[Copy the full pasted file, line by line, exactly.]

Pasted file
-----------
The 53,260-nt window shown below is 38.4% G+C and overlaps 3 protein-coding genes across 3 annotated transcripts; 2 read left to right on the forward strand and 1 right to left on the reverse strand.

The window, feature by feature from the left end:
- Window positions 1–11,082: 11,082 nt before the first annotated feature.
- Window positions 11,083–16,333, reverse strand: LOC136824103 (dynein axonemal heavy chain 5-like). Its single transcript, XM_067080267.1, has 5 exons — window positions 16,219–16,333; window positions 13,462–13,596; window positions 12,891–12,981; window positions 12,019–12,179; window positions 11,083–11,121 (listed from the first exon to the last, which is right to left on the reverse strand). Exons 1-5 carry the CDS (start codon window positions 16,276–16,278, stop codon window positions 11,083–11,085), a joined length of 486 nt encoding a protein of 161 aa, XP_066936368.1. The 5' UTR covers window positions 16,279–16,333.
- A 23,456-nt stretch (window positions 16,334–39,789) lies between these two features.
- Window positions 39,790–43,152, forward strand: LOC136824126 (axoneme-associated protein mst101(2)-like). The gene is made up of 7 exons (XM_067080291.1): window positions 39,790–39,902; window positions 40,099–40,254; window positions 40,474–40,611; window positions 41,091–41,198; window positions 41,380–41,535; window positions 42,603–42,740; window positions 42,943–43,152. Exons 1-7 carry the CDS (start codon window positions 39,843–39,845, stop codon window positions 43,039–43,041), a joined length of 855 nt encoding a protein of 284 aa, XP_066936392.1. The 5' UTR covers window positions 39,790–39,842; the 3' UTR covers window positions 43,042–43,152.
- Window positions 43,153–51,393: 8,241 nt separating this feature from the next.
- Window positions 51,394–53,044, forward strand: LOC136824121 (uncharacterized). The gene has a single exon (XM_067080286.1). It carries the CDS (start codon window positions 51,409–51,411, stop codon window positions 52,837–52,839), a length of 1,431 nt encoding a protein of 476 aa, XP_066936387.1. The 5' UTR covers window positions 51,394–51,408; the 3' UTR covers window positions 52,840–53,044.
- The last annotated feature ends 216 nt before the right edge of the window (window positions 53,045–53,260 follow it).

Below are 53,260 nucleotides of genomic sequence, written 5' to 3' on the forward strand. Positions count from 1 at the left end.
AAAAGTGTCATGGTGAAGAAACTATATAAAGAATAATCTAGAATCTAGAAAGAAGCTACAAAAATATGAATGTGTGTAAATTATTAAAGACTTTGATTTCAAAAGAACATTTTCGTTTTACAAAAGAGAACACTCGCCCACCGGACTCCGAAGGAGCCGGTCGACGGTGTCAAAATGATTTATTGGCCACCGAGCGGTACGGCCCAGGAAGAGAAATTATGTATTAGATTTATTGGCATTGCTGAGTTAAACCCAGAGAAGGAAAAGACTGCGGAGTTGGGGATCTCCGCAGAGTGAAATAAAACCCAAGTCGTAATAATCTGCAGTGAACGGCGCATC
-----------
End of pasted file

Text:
The 53,260-nt window shown below is 38.4% G+C and overlaps 3 protein-coding genes across 3 annotated transcripts; 2 read left to right on the forward strand and 1 right to left on the reverse strand.

The window, feature by feature from the left end:
- Window positions 1–11,082: 11,082 nt before the first annotated feature.
- Window positions 11,083–16,333, reverse strand: LOC136824103 (dynein axonemal heavy chain 5-like). Its single transcript, XM_067080267.1, has 5 exons — window positions 16,219–16,333; window positions 13,462–13,596; window positions 12,891–12,981; window positions 12,019–12,179; window positions 11,083–11,121 (listed from the first exon to the last, which is right to left on the reverse strand). Exons 1-5 carry the CDS (start codon window positions 16,276–16,278, stop codon window positions 11,083–11,085), a joined length of 486 nt encoding a protein of 161 aa, XP_066936368.1. The 5' UTR covers window positions 16,279–16,333.
- A 23,456-nt stretch (window positions 16,334–39,789) lies between these two features.
- Window positions 39,790–43,152, forward strand: LOC136824126 (axoneme-associated protein mst101(2)-like). The gene is made up of 7 exons (XM_067080291.1): window positions 39,790–39,902; window positions 40,099–40,254; window positions 40,474–40,611; window positions 41,091–41,198; window positions 41,380–41,535; window positions 42,603–42,740; window positions 42,943–43,152. Exons 1-7 carry the CDS (start codon window positions 39,843–39,845, stop codon window positions 43,039–43,041), a joined length of 855 nt encoding a protein of 284 aa, XP_066936392.1. The 5' UTR covers window positions 39,790–39,842; the 3' UTR covers window positions 43,042–43,152.
- Window positions 43,153–51,393: 8,241 nt separating this feature from the next.
- Window positions 51,394–53,044, forward strand: LOC136824121 (uncharacterized). The gene has a single exon (XM_067080286.1). It carries the CDS (start codon window positions 51,409–51,411, stop codon window positions 52,837–52,839), a length of 1,431 nt encoding a protein of 476 aa, XP_066936387.1. The 5' UTR covers window positions 51,394–51,408; the 3' UTR covers window positions 52,840–53,044.
- The last annotated feature ends 216 nt before the right edge of the window (window positions 53,045–53,260 follow it).

Below are 53,260 nucleotides of genomic sequence, written 5' to 3' on the forward strand. Positions count from 1 at the left end.
AAAAGTGTCATGGTGAAGAAACTATATAAAGAATAATCTAGAATCTAGAAAGAAGCTACAAAAATATGAATGTGTGTAAATTATTAAAGACTTTGATTTCAAAAGAACATTTTCGTTTTACAAAAGAGAACACTCGCCCACCGGACTCCGAAGGAGCCGGTCGACGGTGTCAAAATGATTTATTGGCCACCGAGCGGTACGGCCCAGGAAGAGAAATTATGTATTAGATTTATTGGCATTGCTGAGTTAAACCCAGAGAAGGAAAAGACTGCGGAGTTGGGGATCTCCGCAGAGTGAAATAAAACCCAAGTCGTAATAATCTGCAGTGAACGGCGCATC